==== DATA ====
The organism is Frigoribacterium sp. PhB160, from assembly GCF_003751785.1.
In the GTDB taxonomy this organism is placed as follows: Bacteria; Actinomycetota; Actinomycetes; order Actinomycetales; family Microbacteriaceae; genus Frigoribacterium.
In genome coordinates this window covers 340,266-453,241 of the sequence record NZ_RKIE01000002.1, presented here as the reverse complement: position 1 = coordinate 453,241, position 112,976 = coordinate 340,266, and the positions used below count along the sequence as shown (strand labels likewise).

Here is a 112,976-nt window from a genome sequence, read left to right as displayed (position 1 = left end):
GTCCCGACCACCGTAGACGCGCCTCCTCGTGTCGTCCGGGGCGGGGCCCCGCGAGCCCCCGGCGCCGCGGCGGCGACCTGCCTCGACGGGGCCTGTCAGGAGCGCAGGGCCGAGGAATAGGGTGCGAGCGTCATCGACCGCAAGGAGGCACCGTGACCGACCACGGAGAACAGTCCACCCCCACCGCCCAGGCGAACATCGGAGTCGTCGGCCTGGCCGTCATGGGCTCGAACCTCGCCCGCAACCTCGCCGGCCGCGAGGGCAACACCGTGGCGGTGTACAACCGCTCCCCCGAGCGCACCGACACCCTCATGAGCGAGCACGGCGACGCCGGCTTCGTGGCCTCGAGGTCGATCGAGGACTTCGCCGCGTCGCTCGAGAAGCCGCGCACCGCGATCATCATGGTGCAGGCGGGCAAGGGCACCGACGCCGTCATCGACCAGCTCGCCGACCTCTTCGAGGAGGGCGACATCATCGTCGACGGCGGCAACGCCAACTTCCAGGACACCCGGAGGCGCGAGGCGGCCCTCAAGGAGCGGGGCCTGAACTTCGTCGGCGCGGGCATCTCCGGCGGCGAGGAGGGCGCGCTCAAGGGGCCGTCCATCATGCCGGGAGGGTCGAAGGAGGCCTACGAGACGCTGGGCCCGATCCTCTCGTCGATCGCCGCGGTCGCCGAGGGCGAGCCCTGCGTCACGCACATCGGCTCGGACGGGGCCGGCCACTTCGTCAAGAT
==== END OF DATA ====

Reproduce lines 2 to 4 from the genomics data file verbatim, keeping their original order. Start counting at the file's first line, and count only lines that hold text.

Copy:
In the GTDB taxonomy this organism is placed as follows: Bacteria; Actinomycetota; Actinomycetes; order Actinomycetales; family Microbacteriaceae; genus Frigoribacterium.
In genome coordinates this window covers 340,266-453,241 of the sequence record NZ_RKIE01000002.1, presented here as the reverse complement: position 1 = coordinate 453,241, position 112,976 = coordinate 340,266, and the positions used below count along the sequence as shown (strand labels likewise).

Here is a 112,976-nt window from a genome sequence, read left to right as displayed (position 1 = left end):